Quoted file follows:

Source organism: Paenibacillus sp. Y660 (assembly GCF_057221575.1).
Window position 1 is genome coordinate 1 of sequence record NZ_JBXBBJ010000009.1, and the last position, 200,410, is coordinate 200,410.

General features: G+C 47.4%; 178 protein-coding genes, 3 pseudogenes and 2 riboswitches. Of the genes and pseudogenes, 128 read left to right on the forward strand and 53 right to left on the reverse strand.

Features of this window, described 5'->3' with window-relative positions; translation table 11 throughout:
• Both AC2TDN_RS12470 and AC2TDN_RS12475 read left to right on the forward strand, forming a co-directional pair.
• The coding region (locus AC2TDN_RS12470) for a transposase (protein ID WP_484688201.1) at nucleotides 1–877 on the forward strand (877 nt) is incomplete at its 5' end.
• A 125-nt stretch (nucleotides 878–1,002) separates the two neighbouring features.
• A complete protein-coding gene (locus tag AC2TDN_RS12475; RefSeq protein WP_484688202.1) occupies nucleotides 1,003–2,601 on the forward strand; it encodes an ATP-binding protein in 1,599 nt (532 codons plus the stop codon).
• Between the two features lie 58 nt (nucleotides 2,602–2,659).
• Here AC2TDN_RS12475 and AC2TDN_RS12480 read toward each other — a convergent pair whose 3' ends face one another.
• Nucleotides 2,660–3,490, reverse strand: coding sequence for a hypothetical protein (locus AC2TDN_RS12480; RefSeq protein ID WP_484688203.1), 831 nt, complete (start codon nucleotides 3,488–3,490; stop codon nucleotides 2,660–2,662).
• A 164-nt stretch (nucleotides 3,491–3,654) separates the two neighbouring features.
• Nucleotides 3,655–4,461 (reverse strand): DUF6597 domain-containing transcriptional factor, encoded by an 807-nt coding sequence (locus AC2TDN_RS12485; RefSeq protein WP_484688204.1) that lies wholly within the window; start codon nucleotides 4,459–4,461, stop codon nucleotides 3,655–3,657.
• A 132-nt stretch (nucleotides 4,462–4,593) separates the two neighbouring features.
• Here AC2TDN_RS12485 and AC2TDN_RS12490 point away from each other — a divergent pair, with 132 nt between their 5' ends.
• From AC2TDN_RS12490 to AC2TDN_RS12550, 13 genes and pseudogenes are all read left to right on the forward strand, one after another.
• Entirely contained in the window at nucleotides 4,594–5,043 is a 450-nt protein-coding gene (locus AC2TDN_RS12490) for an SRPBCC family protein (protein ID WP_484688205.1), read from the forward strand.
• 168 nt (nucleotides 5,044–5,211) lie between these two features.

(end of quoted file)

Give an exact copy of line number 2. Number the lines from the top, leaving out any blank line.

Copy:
Window position 1 is genome coordinate 1 of sequence record NZ_JBXBBJ010000009.1, and the last position, 200,410, is coordinate 200,410.